Why do you mention Picasso in particular? Do you like his work?

LRB: I love everything about the man. His work, his ambition, his life story, his words.  He has inspired me more than any other artist. But I also like the use of vivid colour in Marc Chagall’s dream-like paintings and his evocative images of embracing floating couples. I have recently been looking at work of Louise Bourgeois. I became aware of her work when her Maman sculptures were exhibited at Tate Modern.  What attracts me to her the most is the fact that she is a woman who succeeded as a female artist, as well as being a mother.  Her work is very autobiographical and therefore touching. BM:

How have you managed to balance your domestic life with your need to work as an artist?

LRB: There was Beatrix Potter, there were trips to my aunt’s bungalow by the sea and visits to art galleries. My parents often took me to the V&A and the British Museum. Generally, they liked the classics, so nothing too avant garde. I loved the V&A best. I am an only child so it was just my parents and me. I daydreamed a lot. I had an imaginary friend and imaginary horses.  I created stables in the garden and spent long afternoons grooming my herd with my ‘friend’. It’s hard to explain what it’s like being an only child – it’s something to do with not having to fight to be seen.  You don’t have to share your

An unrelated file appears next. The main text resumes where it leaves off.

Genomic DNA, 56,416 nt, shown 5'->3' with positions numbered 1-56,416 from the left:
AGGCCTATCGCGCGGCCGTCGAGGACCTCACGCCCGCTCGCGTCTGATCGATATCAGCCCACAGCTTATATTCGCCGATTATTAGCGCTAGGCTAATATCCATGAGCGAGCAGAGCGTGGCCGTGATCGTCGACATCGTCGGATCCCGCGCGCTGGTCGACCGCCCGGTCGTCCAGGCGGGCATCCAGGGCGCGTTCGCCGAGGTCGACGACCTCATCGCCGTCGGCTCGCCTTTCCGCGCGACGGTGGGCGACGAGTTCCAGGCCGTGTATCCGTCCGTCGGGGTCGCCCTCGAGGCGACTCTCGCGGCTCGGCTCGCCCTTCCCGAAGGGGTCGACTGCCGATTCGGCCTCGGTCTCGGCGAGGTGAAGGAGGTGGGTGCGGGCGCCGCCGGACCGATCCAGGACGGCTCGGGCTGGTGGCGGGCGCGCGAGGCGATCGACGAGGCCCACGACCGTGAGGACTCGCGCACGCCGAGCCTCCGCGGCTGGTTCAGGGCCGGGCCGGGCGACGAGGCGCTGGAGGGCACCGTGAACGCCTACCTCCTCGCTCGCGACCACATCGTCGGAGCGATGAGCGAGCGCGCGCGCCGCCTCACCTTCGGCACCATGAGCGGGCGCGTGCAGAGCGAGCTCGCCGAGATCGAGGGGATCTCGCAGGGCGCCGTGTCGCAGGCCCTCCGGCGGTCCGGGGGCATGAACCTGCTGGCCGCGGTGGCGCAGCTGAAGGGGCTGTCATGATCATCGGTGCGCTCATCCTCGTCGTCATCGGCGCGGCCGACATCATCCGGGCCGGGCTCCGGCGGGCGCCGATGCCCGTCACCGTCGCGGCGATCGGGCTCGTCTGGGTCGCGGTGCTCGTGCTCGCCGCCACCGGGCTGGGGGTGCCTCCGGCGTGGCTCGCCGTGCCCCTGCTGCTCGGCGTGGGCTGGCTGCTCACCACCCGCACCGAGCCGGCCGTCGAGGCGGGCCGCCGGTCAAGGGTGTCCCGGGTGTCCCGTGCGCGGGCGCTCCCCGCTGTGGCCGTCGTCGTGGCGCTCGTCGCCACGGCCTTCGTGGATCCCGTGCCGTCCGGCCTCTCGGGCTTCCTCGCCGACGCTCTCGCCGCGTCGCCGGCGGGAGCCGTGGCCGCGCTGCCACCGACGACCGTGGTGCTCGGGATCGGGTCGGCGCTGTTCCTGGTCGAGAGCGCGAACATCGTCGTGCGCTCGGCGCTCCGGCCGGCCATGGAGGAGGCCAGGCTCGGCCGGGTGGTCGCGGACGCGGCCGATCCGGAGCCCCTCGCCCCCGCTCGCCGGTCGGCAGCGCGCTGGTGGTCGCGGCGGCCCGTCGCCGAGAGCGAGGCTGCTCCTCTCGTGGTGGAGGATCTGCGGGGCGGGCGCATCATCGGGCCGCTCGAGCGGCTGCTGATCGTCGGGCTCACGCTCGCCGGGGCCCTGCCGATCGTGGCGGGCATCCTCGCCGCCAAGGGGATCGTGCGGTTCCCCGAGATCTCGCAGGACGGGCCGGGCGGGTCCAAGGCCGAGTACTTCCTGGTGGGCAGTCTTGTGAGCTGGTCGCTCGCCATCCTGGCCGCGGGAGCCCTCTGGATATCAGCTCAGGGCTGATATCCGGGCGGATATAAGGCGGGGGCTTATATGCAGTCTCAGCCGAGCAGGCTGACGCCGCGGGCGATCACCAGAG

interview with Laura Roberts Bevan


parents, your things or your thoughts with anyone. The narrative in your own head is uninterrupted. My mother trained as a milliner and worked in one of the many hat companies in London before she was married. She worked from home when I was little, getting a delivery each week of unmade hats to be assembled for the following week’s collection. By the mid 70s hats were becoming a thing of the past so she stopped. But her needlework and knitting skills are still top notch. My father was an engineer and has always made things. At eighty-four he still has a lathe in his workshop and still makes model railway trains that actually work. He has a railway track in his garden too. He was also a keen photographer when he was younger. He would develop the photos in our bathroom, blacking out the windows and watching the magic appear. I have been lucky in that I was always able to have access to these things. I was allowed to use my mother’s sewing machine and I was allowed to enter my dad’s shed and make things. Nothing was out of bounds. When I decided to go to art college, they were supportive, but they pushed me towards graphics as they thought the job prospects were better. Being around creative, artistic people at college made me truly love and engage with art. The graphics course I eventually did was precomputers so I missed out on all that knowledge. But I was fortunate enough to have a great illustration teacher, David Sim. He taught me to think outside the box.  He made me see that a rough scribble could have an extraordinary amount of life and potential in it.  A great teacher can enhance your life.  Having a skill and finding someone who recognises it can lead to a powerful experience.  BM: